The SeaLife Fisheye Wide Angle Lens compensates the underwater magnifying effect and allows you to get closer to the subject and still fit everything in the picture.
Photo by Dan Johnson
c. Backscatter No matter how clear it may look underwater, there are always plankton and tiny particles suspended in the water. You may not see the particles with your eyes, until you light them up with a flash or photo-video-dive light. The small white dots that appear in your underwater pictures are called backscatter The closer the flash or light is positioned to the camera lens, the more backscatter you will see.
The external flash is positioned very close to the camera lens. Notice all the backscatter in the top of the image
Here the external flash is positioned away from the camera lens. There is practically no backscatter.
The above two pictures demonstrate why you should not use the cameras internal flash unless you are taking close-up macro (within 12/30cm) pictures in crystal clear waters. The cameras internal flash is not very powerful and positioned too close to the cameras lens, so its only useful for close-up pictures.
DC1400 shown with Flash Diffuser attached
Underwater photography using an external flash (strobe) or photo-video light results in the brightest, sharpest most colorful pictures, with minimal or no backscatter because the light source is positioned away from the camera lens.
Figure 1 Figure 2
Positioning the flash or light next to the lens (Figure 1) illuminates the front of the particles facing the lens. Positioning strobe away from lens (Figure 2) illuminates the sides of particles not visible to the lens.
How to avoid backscatter:
Avoid using the cameras built-in flash unless shooting close-up macro pictures in clear water.
Use an external flash or photo-video light positioned away from the lens, which produces the brightest, sharpest and most colorful pictures while minimizing backscatter.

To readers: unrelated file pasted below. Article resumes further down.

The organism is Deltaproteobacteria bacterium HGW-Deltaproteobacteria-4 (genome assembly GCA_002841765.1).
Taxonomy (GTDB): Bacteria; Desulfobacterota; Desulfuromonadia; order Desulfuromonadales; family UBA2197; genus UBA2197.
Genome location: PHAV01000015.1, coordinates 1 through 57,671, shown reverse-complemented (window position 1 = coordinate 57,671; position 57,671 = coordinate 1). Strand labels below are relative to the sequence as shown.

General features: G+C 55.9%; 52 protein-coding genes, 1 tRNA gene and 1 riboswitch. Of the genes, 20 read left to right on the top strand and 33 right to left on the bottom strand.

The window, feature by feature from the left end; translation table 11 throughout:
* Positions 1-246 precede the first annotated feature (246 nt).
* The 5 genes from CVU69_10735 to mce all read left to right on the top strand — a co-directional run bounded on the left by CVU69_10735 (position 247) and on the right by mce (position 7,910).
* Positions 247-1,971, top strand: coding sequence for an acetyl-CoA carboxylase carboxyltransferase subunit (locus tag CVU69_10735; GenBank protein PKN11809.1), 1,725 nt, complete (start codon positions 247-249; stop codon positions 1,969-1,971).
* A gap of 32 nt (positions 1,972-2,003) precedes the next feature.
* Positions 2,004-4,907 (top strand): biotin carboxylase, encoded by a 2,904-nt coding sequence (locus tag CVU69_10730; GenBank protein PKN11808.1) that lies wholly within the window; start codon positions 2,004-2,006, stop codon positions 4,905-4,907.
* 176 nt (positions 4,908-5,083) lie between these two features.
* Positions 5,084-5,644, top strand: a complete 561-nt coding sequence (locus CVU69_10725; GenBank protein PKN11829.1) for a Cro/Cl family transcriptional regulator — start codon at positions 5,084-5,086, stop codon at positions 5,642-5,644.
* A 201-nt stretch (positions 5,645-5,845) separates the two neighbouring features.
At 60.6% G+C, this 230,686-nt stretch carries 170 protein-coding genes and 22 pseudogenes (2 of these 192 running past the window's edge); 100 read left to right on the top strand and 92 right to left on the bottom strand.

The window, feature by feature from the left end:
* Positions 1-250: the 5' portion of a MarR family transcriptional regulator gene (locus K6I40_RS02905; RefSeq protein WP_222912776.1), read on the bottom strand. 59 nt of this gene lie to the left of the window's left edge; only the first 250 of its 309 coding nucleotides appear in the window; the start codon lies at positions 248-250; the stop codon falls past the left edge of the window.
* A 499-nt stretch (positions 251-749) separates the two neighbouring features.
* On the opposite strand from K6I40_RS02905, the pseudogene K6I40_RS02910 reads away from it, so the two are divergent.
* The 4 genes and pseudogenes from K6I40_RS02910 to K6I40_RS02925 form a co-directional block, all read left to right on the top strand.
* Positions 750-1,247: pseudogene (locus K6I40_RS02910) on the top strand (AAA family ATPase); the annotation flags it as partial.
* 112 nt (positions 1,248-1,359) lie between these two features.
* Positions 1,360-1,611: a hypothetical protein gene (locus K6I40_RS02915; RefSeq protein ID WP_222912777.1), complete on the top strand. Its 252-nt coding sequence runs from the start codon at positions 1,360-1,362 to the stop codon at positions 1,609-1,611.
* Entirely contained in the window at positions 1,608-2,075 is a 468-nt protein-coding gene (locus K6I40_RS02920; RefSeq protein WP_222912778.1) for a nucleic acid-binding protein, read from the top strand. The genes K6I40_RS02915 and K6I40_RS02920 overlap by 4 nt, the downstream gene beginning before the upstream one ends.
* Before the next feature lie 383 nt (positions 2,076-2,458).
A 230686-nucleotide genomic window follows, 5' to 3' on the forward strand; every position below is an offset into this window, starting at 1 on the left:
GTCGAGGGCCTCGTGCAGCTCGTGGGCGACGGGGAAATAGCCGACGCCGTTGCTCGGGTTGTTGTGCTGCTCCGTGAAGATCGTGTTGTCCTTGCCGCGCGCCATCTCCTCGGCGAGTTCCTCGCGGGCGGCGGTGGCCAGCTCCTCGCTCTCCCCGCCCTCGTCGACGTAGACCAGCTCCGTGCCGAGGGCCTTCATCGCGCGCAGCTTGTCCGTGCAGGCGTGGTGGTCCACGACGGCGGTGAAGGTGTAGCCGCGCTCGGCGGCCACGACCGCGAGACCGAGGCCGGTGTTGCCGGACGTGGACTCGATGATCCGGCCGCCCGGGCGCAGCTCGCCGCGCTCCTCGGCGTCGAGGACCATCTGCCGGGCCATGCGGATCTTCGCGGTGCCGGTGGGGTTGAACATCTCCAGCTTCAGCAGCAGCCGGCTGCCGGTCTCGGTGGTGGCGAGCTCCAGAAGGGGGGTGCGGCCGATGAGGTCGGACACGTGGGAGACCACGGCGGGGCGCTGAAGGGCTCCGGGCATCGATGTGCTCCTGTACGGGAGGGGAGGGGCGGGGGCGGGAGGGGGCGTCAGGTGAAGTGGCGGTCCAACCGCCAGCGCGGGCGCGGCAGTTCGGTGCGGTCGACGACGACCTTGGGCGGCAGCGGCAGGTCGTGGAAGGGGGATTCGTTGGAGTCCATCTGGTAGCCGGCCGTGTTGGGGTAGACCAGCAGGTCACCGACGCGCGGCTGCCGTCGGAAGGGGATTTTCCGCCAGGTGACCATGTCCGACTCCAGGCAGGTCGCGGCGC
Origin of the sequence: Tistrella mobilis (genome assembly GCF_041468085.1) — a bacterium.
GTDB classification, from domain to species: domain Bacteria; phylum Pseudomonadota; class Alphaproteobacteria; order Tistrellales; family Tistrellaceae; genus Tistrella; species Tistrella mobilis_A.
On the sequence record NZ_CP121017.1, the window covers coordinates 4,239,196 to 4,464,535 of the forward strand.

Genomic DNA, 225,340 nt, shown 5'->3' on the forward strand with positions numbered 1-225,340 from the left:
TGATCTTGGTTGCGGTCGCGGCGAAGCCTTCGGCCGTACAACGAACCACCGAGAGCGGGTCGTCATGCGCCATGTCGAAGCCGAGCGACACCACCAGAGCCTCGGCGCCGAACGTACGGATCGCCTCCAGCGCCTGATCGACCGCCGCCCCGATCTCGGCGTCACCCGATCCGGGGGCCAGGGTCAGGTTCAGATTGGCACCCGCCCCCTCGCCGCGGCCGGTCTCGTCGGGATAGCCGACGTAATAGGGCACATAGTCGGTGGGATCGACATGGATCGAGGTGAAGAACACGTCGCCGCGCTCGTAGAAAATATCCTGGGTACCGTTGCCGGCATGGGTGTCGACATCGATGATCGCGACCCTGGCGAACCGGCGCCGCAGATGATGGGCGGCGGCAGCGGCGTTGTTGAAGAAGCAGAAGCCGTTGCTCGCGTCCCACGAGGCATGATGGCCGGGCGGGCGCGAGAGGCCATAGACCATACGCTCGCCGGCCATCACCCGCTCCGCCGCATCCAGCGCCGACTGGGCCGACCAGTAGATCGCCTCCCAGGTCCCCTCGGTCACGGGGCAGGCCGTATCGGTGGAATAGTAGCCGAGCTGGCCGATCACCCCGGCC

Keep your shooting distance to 10% of your visibility. If the visibility is 30ft/10m, limit your shooting distance to 3ft/1m.
Dont stir up the sand and debris on the bottom. Control your buoyancy.
III. Restoring lost colors
Blue pictures are the most common complaint among beginning underwater photographers, but its easy to improve. Here are two primary methods to bring back the lost colors absorbed by the water:
Method 1: Use the SeaLife Sea Dragon Digital Flash and/or Photo-Video light accessory (sold
Taken without flash - image lacks color Taken with flash to reveal the vibrant colors
From left to right: SeaLife DC1400 Sea Dragon Pro Set (SL735); SeaLife Sea Dragon 2500 Photo-Video light; SeaLife DC1400 Sea Dragon Pro Duo Set (SL736) with flash and 2000 lumen photo-video mounted on Flex-Connect dual tray.
Whats the difference between an external flash and photo-video light?
A flash can only be used for pictures, not video. A photo-video light can be used for pictures and videos.
An external flash is typically brighter and has longer range than a photo-video light. The Sea Dragon Digital Flash has an effective range of about 6ft, while the Sea Dragon 2500 Photo-Video light is about 3 to 4 ft, depending on visibility and ambient lighting conditions.
A photo-video light is easier to use than a flash because the camera sees the effect of the light and automatically adjusts exposure accordingly. What you see is what you get. With a flash, the camera wont see the light until the flash fires, which typically requires some fine-tuning of the flash brightness to optimize image exposure.
A photo-video light can also be used as a focusing light to assist the cameras auto focus system.
Method 2: Use SeaLife underwater color-correction modes
If you do not have an external flash or photo-video light, you can use the DC1400 cameras built in color-correction filter to restore lost colors. Set the camera to Dive Mode for depths greater than
25ft (8m) or Snorkel mode for shallower water. Dive mode will add a little more red and yellow to the image than Snorkel mode. These color correction modes work well in water depths less than about 60ft, where the ambient light conditions are not so dark. At greater depths, there is a complete absence of reds and yellows, so color correction modes/filters are not so effective. An external flash or photo-video light is the most effective way to restore color at any depth or ambient light condition.
Normal underwater picture at 25ft without Dive Mode With Dive Mode color correction - restores lost colors
IV. Taking underwater pictures without an external flash or photo-video light
Now that you have learned how water affects underwat